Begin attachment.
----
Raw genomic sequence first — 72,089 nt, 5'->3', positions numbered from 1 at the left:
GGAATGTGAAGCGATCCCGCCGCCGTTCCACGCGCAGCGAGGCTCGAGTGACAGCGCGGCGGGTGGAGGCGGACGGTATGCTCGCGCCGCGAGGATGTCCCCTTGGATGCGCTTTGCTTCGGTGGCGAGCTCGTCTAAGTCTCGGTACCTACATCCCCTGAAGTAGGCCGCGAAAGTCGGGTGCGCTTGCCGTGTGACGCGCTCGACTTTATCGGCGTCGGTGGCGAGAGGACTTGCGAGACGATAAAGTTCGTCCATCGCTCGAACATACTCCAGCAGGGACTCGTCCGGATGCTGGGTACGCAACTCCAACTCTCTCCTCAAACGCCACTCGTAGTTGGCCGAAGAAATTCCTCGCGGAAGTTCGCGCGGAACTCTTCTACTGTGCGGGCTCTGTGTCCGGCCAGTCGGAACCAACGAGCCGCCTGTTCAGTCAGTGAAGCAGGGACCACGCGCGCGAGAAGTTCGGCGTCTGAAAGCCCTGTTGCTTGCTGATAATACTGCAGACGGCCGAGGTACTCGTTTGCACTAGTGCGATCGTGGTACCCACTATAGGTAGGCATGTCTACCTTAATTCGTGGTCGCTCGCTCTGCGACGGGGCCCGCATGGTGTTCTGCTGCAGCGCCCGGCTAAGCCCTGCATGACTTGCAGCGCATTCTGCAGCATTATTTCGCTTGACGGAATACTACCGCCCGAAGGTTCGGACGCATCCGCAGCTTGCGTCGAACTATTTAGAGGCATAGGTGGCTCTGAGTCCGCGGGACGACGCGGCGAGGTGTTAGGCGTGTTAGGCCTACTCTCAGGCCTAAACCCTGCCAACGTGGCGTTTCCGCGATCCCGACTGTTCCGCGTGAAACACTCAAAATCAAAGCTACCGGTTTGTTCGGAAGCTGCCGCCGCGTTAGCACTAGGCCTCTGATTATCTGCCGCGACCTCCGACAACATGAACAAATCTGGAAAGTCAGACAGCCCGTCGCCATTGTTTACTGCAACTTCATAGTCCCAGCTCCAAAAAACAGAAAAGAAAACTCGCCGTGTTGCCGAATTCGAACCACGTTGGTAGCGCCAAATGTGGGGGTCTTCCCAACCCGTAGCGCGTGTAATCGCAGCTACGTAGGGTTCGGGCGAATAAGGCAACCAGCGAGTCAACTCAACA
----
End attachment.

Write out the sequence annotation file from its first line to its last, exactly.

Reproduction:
Raw genomic sequence first — 72,089 nt, 5'->3', positions numbered from 1 at the left:
GGAATGTGAAGCGATCCCGCCGCCGTTCCACGCGCAGCGAGGCTCGAGTGACAGCGCGGCGGGTGGAGGCGGACGGTATGCTCGCGCCGCGAGGATGTCCCCTTGGATGCGCTTTGCTTCGGTGGCGAGCTCGTCTAAGTCTCGGTACCTACATCCCCTGAAGTAGGCCGCGAAAGTCGGGTGCGCTTGCCGTGTGACGCGCTCGACTTTATCGGCGTCGGTGGCGAGAGGACTTGCGAGACGATAAAGTTCGTCCATCGCTCGAACATACTCCAGCAGGGACTCGTCCGGATGCTGGGTACGCAACTCCAACTCTCTCCTCAAACGCCACTCGTAGTTGGCCGAAGAAATTCCTCGCGGAAGTTCGCGCGGAACTCTTCTACTGTGCGGGCTCTGTGTCCGGCCAGTCGGAACCAACGAGCCGCCTGTTCAGTCAGTGAAGCAGGGACCACGCGCGCGAGAAGTTCGGCGTCTGAAAGCCCTGTTGCTTGCTGATAATACTGCAGACGGCCGAGGTACTCGTTTGCACTAGTGCGATCGTGGTACCCACTATAGGTAGGCATGTCTACCTTAATTCGTGGTCGCTCGCTCTGCGACGGGGCCCGCATGGTGTTCTGCTGCAGCGCCCGGCTAAGCCCTGCATGACTTGCAGCGCATTCTGCAGCATTATTTCGCTTGACGGAATACTACCGCCCGAAGGTTCGGACGCATCCGCAGCTTGCGTCGAACTATTTAGAGGCATAGGTGGCTCTGAGTCCGCGGGACGACGCGGCGAGGTGTTAGGCGTGTTAGGCCTACTCTCAGGCCTAAACCCTGCCAACGTGGCGTTTCCGCGATCCCGACTGTTCCGCGTGAAACACTCAAAATCAAAGCTACCGGTTTGTTCGGAAGCTGCCGCCGCGTTAGCACTAGGCCTCTGATTATCTGCCGCGACCTCCGACAACATGAACAAATCTGGAAAGTCAGACAGCCCGTCGCCATTGTTTACTGCAACTTCATAGTCCCAGCTCCAAAAAACAGAAAAGAAAACTCGCCGTGTTGCCGAATTCGAACCACGTTGGTAGCGCCAAATGTGGGGGTCTTCCCAACCCGTAGCGCGTGTAATCGCAGCTACGTAGGGTTCGGGCGAATAAGGCAACCAGCGAGTCAACTCAACA